As an industrial hygienist, Seminario was extremely critical that there were no experts in respiratory protection on the committee nor did it include engineers who developed ventilation guidelines. She believes that the HICPAC committee members are likely so opposed to respirators “because once you are into recommending respiratory protection, with that comes a full respiratory protection program from OSHA,” with penalties for violations.

An epidemiologist and consultant, Michael Olesen, echoed this, believing the changes reflect “pressure to remove liability from hospitals.” He added, “I take a very clear position that we should be having respiratory protection mandates in all healthcare settings right now.”

Regarding the efficacy of surgical masks, Olesen said the Cochrane Review, a systematic literature review, “should be retracted.” He said, “The conclusions they reached were really bad” because of “cherry picking and misrepresentation of some of the studies.”

Roselie Bright, a retired FDA epidemiologist concurred. She added that HICPAC should consider that “the harm from wearing an N95 or better respirator is much much much lower than the harm of being wrong and wearing a surgical mask and getting infected.” Bright had many criticisms of the study design comparing N95s and surgical masks; the bottom line was that they were heavily “biased towards finding no difference between respirators and anything else.”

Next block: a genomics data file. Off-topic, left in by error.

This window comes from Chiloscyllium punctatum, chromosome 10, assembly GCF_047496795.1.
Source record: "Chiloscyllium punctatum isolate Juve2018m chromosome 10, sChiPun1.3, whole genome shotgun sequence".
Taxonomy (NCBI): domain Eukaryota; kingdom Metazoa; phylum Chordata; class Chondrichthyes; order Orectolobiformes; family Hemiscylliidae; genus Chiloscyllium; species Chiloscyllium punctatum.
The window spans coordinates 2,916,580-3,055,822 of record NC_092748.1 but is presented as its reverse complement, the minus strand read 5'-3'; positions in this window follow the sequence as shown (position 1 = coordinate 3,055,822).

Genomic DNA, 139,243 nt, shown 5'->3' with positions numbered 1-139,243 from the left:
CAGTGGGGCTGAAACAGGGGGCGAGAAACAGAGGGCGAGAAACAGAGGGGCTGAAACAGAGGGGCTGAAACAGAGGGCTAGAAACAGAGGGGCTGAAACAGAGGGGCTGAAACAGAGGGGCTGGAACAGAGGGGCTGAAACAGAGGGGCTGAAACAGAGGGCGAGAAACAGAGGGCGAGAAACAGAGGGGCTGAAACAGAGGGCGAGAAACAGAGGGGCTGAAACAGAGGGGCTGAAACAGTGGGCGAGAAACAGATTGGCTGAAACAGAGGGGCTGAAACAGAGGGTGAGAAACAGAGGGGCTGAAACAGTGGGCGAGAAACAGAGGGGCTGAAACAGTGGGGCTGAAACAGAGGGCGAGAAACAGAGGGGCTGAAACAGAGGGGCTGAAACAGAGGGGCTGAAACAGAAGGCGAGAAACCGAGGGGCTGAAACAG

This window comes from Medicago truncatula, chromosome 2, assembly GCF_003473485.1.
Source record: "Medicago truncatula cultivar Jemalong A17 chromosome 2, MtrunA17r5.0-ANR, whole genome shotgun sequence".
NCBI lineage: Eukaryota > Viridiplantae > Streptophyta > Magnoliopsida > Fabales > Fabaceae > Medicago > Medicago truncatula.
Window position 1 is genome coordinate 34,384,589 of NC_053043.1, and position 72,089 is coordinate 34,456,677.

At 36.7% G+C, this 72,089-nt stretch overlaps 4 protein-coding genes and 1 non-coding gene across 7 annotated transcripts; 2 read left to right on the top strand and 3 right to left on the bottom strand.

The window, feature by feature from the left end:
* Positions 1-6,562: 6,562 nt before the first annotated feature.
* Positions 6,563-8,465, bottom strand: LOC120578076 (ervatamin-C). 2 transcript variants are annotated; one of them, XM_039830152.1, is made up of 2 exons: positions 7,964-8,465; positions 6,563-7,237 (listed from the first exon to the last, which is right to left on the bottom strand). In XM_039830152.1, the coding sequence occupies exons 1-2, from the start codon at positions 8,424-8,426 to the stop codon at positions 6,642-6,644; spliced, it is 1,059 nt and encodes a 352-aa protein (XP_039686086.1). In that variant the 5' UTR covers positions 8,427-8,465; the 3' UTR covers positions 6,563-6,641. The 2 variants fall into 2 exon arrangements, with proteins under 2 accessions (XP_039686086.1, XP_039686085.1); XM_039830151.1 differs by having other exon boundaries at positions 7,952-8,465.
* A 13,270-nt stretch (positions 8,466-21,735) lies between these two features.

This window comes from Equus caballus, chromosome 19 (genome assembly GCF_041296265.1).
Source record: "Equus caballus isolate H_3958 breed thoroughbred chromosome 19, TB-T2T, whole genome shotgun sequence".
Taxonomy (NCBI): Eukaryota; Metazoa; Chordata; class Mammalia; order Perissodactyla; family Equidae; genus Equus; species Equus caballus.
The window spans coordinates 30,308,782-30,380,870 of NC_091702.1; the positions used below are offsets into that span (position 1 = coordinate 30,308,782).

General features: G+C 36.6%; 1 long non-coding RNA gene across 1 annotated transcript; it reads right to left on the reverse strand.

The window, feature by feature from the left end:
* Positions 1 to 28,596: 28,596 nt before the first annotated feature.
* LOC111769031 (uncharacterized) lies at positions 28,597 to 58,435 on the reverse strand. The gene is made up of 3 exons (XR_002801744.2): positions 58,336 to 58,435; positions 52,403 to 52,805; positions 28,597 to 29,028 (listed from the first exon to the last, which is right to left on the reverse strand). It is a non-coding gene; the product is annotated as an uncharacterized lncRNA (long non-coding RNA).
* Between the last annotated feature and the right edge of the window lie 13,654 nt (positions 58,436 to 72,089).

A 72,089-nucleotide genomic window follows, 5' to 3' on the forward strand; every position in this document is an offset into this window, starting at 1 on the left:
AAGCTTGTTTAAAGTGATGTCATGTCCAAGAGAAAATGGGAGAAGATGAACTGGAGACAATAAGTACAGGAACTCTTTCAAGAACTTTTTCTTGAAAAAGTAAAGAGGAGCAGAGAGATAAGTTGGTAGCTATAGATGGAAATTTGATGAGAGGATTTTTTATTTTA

Aerosol researcher Jose-Luis Jimenez added, “The Cochrane Review is scientific garbage.” He continued, “There is high-quality evidence from many angles that shows that, of course, N95 masks are better.”

Jimenez, was also critical that HICPAC is “ignoring the huge body of evidence coming out of the pandemic” that most respiratory viruses have airborne transmission. “They don’t mention ventilation at all. They don’t address all the measures that you can do to remove the virus from room air.”

Each expert I spoke with is also concerned about HICPAC and the CDC’s secrecy. Jimenez said that NIOSH experts he’s spoken with agree with him but “are basically forbidden from talking to the press.” This is because “if they talked freely about the science, it will contradict the policies of the CDC,” he added.